Photo by Mark Mushet Photography.

  • Which character do you relate to the most? Why?

Chief Billy Assu. I think because the odds are stacked against him and he still manages to maintain the ways of the old while setting the path for the future. Back then, the future was uncertain, and if he were to witness where we are today, he would see what he was able to accomplish. But, he’d be left with a lot of questions and unease over what is happening now and where we are going next in this colonial ride called Canada.

  • If you could go back in time and meet with one of the characters in your story, or if you could meet one of the characters in real life today, what would you say to them or ask them?

I’d want to meet Chief Billy Assu… but not in the time of the story or in the present. Maybe 5-10 years before his passing. Just sit with him. Bring him tea and ask him to tell me all his stories as we eat cookies out of a blue tin. I want to hear his old-man elder voice.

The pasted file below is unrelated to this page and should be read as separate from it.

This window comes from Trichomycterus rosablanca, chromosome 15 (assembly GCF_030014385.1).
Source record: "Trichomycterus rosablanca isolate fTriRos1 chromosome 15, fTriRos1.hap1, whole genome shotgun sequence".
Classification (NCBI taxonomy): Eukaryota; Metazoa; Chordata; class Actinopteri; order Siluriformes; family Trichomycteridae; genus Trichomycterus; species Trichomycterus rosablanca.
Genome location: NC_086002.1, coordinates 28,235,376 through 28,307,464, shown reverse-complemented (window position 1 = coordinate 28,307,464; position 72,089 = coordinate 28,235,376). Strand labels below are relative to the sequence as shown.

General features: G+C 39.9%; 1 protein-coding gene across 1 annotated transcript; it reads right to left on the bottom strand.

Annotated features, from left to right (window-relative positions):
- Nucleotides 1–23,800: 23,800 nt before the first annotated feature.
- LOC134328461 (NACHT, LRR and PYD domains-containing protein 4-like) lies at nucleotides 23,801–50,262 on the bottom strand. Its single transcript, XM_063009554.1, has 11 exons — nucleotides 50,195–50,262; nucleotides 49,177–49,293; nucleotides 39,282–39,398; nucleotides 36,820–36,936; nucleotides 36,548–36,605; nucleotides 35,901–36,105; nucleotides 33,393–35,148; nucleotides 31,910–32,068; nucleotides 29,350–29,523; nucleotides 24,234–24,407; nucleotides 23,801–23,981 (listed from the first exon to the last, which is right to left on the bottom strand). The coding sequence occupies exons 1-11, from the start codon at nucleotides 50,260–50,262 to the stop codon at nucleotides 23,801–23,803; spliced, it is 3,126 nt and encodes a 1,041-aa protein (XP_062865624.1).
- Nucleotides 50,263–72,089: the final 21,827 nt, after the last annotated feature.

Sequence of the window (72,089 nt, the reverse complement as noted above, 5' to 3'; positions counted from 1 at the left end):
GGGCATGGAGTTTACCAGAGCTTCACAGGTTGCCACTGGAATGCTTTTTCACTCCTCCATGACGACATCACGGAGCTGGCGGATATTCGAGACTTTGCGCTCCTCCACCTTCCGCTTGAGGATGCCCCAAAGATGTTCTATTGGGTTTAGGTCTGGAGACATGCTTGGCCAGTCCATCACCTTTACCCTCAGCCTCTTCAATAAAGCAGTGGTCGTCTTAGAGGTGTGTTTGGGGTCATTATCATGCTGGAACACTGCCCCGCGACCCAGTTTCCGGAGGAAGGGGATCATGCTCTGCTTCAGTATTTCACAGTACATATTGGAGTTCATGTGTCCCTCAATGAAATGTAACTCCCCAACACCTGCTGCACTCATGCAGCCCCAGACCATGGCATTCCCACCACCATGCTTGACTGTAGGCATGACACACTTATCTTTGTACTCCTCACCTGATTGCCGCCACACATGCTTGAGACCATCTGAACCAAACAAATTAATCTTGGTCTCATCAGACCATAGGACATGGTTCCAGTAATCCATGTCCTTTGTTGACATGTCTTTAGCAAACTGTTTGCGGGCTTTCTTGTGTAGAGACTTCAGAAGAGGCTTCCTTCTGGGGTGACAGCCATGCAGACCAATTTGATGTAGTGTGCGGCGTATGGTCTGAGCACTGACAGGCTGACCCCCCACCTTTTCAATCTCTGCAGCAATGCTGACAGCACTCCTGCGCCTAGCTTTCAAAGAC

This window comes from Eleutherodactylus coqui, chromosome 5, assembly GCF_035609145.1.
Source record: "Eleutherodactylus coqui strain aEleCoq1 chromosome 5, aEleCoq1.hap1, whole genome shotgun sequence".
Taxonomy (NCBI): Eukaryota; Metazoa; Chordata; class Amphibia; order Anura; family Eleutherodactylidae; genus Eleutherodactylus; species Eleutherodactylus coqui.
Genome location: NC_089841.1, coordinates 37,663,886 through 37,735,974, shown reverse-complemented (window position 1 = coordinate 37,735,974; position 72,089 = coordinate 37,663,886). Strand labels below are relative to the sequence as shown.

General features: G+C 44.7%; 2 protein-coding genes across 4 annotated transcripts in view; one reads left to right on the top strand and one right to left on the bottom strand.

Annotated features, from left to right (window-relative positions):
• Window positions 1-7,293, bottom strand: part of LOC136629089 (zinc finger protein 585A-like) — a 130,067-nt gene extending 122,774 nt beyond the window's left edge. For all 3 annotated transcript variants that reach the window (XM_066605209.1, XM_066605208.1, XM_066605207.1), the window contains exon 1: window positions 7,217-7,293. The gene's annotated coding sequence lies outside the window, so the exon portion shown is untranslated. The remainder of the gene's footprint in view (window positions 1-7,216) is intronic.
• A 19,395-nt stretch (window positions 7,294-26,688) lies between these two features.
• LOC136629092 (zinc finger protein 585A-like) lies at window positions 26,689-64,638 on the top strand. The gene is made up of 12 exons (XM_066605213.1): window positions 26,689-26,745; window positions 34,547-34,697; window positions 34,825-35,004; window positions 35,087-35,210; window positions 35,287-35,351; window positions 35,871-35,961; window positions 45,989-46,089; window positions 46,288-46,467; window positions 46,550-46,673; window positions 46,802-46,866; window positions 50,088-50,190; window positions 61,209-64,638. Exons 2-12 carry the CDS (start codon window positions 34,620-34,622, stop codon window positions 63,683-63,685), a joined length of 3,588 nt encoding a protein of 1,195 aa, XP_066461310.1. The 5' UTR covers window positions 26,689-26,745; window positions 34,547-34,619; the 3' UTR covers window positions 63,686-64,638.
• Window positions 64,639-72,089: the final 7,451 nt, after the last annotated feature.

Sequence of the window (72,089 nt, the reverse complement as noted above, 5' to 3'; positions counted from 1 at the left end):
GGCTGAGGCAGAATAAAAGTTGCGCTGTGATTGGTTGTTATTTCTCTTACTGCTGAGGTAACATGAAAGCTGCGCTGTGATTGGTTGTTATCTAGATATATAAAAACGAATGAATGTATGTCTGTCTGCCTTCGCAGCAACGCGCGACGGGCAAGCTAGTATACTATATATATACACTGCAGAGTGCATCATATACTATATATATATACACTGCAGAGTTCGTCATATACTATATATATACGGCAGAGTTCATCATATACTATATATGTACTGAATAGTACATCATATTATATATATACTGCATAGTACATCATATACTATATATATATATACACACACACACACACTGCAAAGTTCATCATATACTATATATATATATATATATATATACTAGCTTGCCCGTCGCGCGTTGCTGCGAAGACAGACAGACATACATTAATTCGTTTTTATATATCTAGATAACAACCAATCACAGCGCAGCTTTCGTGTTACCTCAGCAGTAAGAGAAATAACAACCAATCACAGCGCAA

• Were any parts harder to write than others?

I think the most difficult part to write were the settler/colonial scenes. For someone like John A. MacDonald, I wanted him to be a caricature, and it was a delicate dance between tearing him down, making him a clown, and highlighting the legacy that no one talks about.

  • From where do you get your inspiration?

From many places, mostly nerdy pursuits such as video-games, comic books, and sci-fi. But over the last three years, my inspiration has come from my proximity to my community. Having moved to my unceded home lands has been life changing. I wake, walk, and work where my ancestors did.

  • What does your writing process look like?